get out and play

A parent, like others before her, is pushing for cold-weather play

A child at play
PHOTO: Hayleigh Colombo
A child at play. Photo by ##http://www.flickr.com/photos/admiretime/##admiretime##, via Flickr

An Upper West Side mom and education researcher is arguing that her son and his classmates need an active, outdoor recess — even when it’s very cold outside.

Anne Feighery said she noticed that her second-grade son was coming home grumpy every day from PS 166 this winter. Feighery, who is an education researcher and doctoral fellow at Columbia University’s Teachers College, told me she identified the reason for her son’s bad mood when she realized that he hadn’t been outside to play in days because PS 166 keeps students indoors for recess when the temperature drops below 40 degrees.

Feighery said the indoor recess PS 166 offered instead was inadequate to meet children’s needs. During a 6-week span when he didn’t go outside this winter, her 8-year-old son got hurt during indoor playtime as his fellow students’ pent-up energy turned indoor games violent, she said.

“We began talking about it with other friends who have children in other schools and a lot of people have this problem—it wasn’t unique to us,” Feighery said. (The debate is definitely not new: A Yonkers teacher complained in the New York Times in 2003 of “a new layer of fat” parents might find hanging off their children each spring due to skipped winter recesses.)

So she wrote a letter to Schools Chancellor Joel Klein that she posted on her blog, asking that the Department of Education exercise greater oversight on schools’ recess, and she launched a Facebook group to lobby for changes.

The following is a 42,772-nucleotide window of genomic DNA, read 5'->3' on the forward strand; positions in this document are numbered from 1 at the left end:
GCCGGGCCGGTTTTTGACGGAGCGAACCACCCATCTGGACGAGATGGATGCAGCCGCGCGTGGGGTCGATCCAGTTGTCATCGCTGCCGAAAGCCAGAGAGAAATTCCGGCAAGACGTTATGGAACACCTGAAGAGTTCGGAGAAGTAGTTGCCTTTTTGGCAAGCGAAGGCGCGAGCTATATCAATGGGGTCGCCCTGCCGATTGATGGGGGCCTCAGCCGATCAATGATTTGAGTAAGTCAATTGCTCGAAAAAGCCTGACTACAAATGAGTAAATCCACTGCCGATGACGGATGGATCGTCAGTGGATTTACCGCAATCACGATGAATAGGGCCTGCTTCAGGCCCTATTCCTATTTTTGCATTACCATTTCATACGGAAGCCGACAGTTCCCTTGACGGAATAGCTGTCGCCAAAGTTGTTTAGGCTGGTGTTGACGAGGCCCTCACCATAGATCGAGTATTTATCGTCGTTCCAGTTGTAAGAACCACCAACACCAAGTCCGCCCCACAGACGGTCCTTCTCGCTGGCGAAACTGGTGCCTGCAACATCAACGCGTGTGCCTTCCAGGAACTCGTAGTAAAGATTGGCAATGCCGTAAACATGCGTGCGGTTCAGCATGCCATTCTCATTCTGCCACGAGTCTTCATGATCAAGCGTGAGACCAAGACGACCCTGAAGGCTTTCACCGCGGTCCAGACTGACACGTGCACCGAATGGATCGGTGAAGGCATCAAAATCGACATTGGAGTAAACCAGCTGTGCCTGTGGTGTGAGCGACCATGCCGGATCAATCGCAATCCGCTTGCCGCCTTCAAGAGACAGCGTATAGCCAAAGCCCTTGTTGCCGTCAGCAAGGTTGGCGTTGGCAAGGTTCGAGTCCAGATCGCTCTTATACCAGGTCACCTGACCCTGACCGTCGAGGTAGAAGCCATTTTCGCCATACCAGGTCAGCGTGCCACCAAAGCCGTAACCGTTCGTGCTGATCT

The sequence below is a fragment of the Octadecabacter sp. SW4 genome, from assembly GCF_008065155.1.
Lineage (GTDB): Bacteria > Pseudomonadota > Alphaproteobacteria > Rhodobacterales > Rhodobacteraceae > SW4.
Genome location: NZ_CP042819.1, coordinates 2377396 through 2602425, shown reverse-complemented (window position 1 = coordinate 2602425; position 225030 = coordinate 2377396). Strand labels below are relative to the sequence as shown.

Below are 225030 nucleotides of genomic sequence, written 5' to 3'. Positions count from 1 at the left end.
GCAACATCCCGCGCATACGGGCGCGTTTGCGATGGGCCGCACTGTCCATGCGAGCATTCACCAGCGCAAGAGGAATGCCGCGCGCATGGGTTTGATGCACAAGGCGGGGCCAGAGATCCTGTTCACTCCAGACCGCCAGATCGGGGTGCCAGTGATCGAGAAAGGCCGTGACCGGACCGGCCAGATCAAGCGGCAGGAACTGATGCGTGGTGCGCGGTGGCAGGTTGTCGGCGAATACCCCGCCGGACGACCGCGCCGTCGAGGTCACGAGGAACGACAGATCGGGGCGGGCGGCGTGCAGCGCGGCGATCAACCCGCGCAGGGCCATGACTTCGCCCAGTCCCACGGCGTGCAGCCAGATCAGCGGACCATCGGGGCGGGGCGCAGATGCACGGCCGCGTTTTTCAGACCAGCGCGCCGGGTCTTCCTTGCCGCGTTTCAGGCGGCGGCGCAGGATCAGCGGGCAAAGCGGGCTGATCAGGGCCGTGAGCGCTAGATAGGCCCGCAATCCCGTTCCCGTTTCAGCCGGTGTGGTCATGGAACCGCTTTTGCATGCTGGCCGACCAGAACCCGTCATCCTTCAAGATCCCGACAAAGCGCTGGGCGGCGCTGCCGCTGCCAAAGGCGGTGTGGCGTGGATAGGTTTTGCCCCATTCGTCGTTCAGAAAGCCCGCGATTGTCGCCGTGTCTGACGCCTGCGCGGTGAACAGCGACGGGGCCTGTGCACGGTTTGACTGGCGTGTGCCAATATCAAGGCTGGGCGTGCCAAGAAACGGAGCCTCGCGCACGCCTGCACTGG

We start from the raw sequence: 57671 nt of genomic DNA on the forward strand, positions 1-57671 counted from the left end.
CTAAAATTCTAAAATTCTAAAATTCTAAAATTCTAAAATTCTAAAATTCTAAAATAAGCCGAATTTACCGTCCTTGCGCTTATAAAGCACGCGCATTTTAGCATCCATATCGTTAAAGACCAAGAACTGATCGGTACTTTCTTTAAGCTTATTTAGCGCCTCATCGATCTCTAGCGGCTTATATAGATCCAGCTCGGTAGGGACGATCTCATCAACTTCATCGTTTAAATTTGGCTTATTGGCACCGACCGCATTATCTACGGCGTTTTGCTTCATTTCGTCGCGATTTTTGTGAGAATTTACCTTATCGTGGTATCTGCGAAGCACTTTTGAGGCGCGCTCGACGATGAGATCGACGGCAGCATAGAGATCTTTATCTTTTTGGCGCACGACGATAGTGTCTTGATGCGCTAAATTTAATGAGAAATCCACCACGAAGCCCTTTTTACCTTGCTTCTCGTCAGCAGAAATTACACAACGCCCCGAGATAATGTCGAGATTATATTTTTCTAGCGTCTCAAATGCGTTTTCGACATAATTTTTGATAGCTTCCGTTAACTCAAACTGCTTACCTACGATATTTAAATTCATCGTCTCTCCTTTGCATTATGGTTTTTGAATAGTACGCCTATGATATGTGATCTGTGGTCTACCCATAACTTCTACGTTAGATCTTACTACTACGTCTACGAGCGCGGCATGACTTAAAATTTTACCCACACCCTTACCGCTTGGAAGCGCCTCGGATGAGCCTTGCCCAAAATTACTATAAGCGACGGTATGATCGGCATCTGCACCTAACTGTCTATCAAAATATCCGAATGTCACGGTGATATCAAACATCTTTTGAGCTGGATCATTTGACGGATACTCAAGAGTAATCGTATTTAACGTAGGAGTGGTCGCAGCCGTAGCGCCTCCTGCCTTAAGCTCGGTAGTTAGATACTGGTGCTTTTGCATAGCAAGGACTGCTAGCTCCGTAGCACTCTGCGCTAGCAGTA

“Right now because it’s left up to each school, days and days go by and no one’s keeping track of it, there’s no accountability,” Feighery said. Individual principals decide when the weather is too cold for recess, a DOE spokesman confirmed.

Feighery told me recess is a “far-reaching” practice that can cut down on childhood obesity, help children learn through play, and improve student behavior. But schools face the challenge of fitting in time for recess in an already packed schedule. In the winter, they must also consider safety concerns about icy play areas and some parents’ worries that playing outside in the cold will make their children sick. 

A recent study we wrote about before by the Alliance for Childhood reports that unstructured play in kindergarten makes for better-balanced adults who do not lag behind their more structured peers academically even though they spent less time studying in kindergarten. And New York State’s Healthy Schools Act, passed in 2007, requires schools to provide students in 8th grade and under with a recess period of up to 30 minutes a day when there is no physical education class.

A DOE spokesman declined to comment on the DOE’s position on recess, but back in February, commenting on a 2008 study by then-Bronx Borough President Adolfo Carrión’s office that found that about 90 percent of Bronx public schools don’t comply with the state’s physical activity requirement, a DOE spokeswoman said the department was working to improve physical education offerings.

“We share Borough President Carrión’s concerns, and that’s why we have worked hard over the past five years to improve physical education in New York City schools and give more students access to high quality programs,” DOE spokeswoman Marge Feinberg wrote to a Bronx community newspaper at the time.

father knows best

How a brush with death convinced one dad to get his diploma, with a boost from the Fatherhood Academy